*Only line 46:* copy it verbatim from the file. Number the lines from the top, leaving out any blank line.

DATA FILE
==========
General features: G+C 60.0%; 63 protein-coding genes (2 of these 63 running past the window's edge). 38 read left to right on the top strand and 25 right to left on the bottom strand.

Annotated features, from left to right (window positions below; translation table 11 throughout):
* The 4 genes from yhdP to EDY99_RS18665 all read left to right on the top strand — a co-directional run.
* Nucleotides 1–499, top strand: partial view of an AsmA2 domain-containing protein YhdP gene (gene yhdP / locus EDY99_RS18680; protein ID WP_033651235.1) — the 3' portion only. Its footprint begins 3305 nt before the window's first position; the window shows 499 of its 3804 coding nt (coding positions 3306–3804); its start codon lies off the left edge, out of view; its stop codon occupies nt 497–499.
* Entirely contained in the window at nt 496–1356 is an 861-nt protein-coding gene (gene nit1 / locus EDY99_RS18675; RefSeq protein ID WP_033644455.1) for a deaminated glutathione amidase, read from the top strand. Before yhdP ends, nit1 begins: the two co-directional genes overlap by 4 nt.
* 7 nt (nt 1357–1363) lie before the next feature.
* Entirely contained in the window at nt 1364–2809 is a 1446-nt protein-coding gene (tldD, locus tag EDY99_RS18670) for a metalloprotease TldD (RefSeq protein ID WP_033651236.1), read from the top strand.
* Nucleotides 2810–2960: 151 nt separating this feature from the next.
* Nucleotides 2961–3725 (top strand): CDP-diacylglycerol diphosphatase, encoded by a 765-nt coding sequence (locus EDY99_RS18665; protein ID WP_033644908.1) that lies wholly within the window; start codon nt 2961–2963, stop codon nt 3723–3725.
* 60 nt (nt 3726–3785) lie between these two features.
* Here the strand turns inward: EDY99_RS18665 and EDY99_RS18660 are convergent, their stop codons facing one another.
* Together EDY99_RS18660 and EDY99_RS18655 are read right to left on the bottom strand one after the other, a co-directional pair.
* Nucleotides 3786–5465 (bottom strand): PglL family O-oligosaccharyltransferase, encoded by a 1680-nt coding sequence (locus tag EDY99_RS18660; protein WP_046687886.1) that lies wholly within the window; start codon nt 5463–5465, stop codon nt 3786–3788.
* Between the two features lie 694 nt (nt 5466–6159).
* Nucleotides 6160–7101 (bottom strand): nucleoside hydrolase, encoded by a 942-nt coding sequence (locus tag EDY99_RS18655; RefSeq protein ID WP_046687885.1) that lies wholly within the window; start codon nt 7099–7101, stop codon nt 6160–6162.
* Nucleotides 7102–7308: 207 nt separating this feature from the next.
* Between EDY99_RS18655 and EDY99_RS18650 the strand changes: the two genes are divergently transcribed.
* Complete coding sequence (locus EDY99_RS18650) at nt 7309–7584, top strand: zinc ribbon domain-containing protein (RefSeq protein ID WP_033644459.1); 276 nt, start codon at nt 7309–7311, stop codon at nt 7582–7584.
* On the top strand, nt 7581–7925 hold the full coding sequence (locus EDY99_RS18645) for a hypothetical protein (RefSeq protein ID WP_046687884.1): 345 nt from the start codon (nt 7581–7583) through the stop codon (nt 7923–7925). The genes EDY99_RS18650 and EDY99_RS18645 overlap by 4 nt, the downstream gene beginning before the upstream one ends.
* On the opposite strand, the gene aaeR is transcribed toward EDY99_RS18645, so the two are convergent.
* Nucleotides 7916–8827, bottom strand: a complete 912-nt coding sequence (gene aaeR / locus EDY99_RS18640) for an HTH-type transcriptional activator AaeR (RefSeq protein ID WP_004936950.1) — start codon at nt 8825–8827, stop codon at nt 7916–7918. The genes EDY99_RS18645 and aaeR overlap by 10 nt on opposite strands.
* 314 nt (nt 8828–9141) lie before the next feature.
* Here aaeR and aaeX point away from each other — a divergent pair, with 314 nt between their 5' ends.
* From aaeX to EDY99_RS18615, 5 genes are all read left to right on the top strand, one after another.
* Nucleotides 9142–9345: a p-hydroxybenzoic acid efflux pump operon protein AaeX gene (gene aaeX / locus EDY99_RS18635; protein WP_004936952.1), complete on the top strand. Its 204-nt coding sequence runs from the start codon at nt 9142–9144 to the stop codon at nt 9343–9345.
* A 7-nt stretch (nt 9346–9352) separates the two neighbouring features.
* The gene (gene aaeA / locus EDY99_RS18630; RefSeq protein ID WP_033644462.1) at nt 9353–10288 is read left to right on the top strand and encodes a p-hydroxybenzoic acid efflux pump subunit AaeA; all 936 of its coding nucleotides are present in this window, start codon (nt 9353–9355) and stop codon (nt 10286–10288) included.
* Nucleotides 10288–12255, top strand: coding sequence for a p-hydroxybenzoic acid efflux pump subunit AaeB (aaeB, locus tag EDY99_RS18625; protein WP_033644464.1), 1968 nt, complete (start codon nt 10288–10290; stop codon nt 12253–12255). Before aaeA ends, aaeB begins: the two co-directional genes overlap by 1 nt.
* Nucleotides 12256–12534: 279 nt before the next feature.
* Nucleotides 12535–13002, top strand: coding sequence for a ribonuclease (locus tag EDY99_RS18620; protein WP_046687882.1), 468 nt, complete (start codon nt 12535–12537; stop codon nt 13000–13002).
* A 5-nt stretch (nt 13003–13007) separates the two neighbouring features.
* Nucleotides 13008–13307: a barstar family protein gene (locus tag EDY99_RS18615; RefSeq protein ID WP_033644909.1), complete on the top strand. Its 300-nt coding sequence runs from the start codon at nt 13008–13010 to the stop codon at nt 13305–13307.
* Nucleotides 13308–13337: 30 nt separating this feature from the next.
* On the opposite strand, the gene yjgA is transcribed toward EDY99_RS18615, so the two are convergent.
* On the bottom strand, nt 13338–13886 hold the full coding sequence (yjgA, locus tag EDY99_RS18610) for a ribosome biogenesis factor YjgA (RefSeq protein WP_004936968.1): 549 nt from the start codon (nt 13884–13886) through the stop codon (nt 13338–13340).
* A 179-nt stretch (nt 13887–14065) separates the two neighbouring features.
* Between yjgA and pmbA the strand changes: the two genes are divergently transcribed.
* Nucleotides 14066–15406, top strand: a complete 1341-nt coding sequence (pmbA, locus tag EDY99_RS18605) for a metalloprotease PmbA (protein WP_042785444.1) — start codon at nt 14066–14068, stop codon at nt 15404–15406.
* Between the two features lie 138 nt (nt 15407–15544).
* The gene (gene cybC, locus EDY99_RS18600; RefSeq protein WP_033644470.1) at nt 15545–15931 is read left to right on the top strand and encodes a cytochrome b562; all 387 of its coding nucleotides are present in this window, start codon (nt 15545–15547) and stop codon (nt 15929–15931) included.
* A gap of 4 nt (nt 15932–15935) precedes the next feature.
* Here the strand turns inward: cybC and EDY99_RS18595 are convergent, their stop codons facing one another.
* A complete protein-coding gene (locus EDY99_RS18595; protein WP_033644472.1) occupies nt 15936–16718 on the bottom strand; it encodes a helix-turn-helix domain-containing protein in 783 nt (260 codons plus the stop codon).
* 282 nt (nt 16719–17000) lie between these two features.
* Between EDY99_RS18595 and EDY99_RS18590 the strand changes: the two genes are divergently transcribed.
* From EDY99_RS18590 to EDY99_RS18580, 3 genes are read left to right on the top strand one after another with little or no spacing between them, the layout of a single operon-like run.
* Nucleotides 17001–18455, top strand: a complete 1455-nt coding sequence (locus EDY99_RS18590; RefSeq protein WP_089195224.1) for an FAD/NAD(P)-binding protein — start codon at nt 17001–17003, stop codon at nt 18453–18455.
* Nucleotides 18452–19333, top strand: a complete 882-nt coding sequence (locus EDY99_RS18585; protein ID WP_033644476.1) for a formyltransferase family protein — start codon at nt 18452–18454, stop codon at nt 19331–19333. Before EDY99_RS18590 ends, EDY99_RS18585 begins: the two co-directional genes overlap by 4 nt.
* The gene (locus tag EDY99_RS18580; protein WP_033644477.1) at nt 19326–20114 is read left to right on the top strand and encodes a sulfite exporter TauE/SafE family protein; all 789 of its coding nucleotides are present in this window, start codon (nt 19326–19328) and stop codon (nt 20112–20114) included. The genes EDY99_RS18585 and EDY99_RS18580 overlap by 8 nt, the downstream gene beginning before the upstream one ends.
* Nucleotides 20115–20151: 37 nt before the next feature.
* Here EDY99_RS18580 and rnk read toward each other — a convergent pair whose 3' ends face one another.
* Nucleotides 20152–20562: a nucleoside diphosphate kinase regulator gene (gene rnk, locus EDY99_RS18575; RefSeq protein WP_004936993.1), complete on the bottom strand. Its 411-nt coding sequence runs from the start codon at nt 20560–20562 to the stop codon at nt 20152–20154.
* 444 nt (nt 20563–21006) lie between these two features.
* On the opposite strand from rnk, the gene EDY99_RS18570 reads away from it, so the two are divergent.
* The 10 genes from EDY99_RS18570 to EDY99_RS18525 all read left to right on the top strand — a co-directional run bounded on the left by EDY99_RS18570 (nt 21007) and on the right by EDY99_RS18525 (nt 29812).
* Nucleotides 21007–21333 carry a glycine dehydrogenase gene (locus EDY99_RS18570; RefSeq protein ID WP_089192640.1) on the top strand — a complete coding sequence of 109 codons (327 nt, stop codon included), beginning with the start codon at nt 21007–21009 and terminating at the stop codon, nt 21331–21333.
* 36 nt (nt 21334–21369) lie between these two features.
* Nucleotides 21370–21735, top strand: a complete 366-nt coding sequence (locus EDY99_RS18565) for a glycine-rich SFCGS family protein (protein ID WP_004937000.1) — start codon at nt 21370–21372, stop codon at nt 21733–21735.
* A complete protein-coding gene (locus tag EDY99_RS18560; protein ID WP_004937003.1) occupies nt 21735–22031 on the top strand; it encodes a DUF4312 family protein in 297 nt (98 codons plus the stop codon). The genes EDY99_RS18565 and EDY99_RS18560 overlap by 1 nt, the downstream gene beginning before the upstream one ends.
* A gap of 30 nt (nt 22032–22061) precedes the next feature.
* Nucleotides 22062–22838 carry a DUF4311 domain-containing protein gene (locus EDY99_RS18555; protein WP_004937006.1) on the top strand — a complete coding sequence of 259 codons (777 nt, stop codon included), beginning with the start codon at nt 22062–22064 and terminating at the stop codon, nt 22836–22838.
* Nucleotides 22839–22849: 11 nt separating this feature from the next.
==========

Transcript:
* From EDY99_RS18590 to EDY99_RS18580, 3 genes are read left to right on the top strand one after another with little or no spacing between them, the layout of a single operon-like run.